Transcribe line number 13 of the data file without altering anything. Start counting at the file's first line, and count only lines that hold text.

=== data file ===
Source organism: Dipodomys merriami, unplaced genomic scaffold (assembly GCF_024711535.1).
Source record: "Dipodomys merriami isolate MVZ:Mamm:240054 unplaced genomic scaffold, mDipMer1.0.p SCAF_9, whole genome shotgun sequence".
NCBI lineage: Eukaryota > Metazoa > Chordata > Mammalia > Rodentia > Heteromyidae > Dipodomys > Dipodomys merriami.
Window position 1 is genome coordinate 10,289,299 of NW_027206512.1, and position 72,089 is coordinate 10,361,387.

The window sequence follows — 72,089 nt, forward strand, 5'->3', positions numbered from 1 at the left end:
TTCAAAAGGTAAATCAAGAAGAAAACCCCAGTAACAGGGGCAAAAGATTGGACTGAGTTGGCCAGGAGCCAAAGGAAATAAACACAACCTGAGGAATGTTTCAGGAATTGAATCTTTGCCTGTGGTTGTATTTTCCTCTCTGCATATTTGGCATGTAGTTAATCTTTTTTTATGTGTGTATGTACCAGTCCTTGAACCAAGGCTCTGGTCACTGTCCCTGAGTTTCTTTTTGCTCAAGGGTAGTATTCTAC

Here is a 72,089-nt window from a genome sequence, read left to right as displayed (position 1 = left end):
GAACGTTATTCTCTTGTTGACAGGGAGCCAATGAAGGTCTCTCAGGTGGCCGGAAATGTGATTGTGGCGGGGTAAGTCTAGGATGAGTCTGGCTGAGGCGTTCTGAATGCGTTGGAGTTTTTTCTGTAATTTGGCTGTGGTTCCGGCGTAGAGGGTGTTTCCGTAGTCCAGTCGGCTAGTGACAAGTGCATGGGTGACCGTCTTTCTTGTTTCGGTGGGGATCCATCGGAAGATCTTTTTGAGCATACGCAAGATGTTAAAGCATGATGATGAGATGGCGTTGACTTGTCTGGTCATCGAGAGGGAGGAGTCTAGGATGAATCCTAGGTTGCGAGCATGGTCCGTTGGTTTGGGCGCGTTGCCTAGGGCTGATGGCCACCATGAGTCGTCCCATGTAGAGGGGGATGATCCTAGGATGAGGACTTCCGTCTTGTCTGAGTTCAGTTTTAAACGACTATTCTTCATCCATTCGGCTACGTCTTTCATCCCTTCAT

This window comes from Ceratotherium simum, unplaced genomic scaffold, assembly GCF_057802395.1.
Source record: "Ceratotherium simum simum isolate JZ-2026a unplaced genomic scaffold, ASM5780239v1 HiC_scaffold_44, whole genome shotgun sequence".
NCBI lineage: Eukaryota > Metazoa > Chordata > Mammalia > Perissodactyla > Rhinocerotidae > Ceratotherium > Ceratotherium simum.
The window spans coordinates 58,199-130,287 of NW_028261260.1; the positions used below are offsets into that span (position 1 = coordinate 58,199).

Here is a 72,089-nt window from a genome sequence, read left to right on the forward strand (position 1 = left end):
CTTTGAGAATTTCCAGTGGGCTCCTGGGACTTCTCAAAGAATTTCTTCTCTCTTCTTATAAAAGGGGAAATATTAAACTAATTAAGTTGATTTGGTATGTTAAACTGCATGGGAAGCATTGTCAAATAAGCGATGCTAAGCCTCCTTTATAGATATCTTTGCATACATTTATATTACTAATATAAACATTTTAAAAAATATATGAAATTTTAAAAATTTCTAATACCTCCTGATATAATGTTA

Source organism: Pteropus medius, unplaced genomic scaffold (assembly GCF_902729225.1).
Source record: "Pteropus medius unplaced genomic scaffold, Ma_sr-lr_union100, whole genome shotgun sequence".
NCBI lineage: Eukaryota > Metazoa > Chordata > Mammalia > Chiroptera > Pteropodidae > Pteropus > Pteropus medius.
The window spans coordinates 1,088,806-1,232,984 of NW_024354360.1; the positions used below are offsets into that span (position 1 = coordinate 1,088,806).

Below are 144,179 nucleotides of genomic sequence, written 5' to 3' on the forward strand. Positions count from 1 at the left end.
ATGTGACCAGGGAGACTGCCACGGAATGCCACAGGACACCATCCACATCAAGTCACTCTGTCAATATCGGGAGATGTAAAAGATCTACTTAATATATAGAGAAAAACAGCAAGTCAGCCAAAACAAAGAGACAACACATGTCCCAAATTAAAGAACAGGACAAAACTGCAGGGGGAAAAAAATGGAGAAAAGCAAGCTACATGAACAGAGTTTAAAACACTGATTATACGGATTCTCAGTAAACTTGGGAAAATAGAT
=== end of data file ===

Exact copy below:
Here is a 72,089-nt window from a genome sequence, read left to right on the forward strand (position 1 = left end):